• White space (or blank space): This is the empty space between and around the elements on a web page. Different amounts of white space can influence the readability and clarity of your web page, by better separating sections or topics, or adding to your website’s aesthetic, with more white space usually creating a sense of simplicity and focus. A/B testing this can let you know which approach works better for your business online.
  • Contrast: Testing different levels of contrast on your website, which is the difference in brightness or colour between the elements and the background (white contrasts black, for example). High contrast can increase the visibility and make areas of your web page stand out and catch the attention of the users. However if the contrast is too high it can appear quite jarring or aggressive, so A/B testing can help you find out what your visitors like the most. There are a few ways to create contrast, such as using dark backgrounds, opposite colours or even adding shadows to elements.

These are just some of the areas of layout or design that you can test for a website with an A/B test. By testing and optimising different ideas on your website, you can improve both the experience for your users, which may lead on to a better conversion rate for your goals.

4. Website Navigation

Navigation refers to the available methods that allow your visitors to access and explore different pages or areas on your website. While navigation normally covers menus and links and has many different designs, a common way to consider its effectiveness is to ask yourself a few questions:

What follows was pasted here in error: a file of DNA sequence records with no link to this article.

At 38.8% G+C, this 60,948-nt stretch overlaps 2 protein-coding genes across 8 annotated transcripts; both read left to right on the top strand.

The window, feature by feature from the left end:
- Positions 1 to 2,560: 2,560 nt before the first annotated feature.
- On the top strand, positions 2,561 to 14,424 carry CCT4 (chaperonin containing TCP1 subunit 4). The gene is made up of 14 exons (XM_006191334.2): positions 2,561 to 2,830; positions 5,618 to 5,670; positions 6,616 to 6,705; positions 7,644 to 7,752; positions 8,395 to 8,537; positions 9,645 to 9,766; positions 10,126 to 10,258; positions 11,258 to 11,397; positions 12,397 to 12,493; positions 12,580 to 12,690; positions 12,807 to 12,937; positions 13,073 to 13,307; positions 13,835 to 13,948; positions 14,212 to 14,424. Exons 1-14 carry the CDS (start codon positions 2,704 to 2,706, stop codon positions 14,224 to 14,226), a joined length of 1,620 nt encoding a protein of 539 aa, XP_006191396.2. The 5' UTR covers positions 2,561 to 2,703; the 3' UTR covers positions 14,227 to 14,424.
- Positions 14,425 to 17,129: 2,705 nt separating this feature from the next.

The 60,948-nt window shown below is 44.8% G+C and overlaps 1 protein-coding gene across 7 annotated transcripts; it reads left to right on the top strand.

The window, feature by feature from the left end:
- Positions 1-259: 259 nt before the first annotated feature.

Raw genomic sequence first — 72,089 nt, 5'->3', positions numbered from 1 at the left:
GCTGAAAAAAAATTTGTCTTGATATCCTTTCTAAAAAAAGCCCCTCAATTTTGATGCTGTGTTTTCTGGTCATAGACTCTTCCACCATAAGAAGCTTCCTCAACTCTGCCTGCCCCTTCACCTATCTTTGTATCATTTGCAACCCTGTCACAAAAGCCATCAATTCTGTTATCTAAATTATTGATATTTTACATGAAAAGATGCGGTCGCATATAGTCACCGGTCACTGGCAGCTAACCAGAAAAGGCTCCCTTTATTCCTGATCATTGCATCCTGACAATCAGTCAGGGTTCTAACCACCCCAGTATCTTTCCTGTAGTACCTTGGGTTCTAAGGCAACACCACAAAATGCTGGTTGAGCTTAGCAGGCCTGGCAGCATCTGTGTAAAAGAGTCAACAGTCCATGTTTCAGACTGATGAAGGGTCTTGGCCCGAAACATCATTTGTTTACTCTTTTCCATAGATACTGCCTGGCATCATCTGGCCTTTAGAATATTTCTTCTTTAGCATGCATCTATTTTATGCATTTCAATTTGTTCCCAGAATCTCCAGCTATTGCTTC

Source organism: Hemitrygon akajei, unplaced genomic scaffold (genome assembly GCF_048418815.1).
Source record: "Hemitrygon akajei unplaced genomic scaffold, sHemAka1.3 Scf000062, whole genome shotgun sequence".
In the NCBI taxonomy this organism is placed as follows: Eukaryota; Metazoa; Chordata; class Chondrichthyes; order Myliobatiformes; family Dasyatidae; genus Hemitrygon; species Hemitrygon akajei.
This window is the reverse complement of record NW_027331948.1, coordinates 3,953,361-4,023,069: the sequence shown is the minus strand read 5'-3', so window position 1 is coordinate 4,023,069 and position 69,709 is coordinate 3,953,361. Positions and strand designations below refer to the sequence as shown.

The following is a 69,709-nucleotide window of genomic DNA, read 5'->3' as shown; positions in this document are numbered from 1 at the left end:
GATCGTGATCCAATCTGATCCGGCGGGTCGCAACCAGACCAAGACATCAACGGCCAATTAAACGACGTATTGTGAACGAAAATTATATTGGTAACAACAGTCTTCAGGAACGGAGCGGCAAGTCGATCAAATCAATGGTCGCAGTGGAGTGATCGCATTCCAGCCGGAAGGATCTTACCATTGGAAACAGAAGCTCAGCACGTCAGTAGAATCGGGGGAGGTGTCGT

• How many clicks do your visitors need to make from the homepage until they reach the product they want or form you want filled?
  • Could their path be somehow shortened?
  • Does the path you want them to take make sense and flow?

For example, you may have a contact form on a contact page. If you homepage has a link directly there, great – users can reach the page in a single click. However this journey only makes sense if they’re looking to get in touch right away. What if they want to view your products first? Does your product page have a link to the contact page, or a form?

A well designed and thought out navigation can greatly affect the user experience of your visitors, by allowing them to easily find what they’re looking for.

With A/B testing you can test a few different tweaks to your navigation, to see what works better for your visitors. One thing to test would be horizontal or vertical navigation, including on different devices (such as “hamburger menus” on mobiles) to find out which performs better.

Hamburger Menu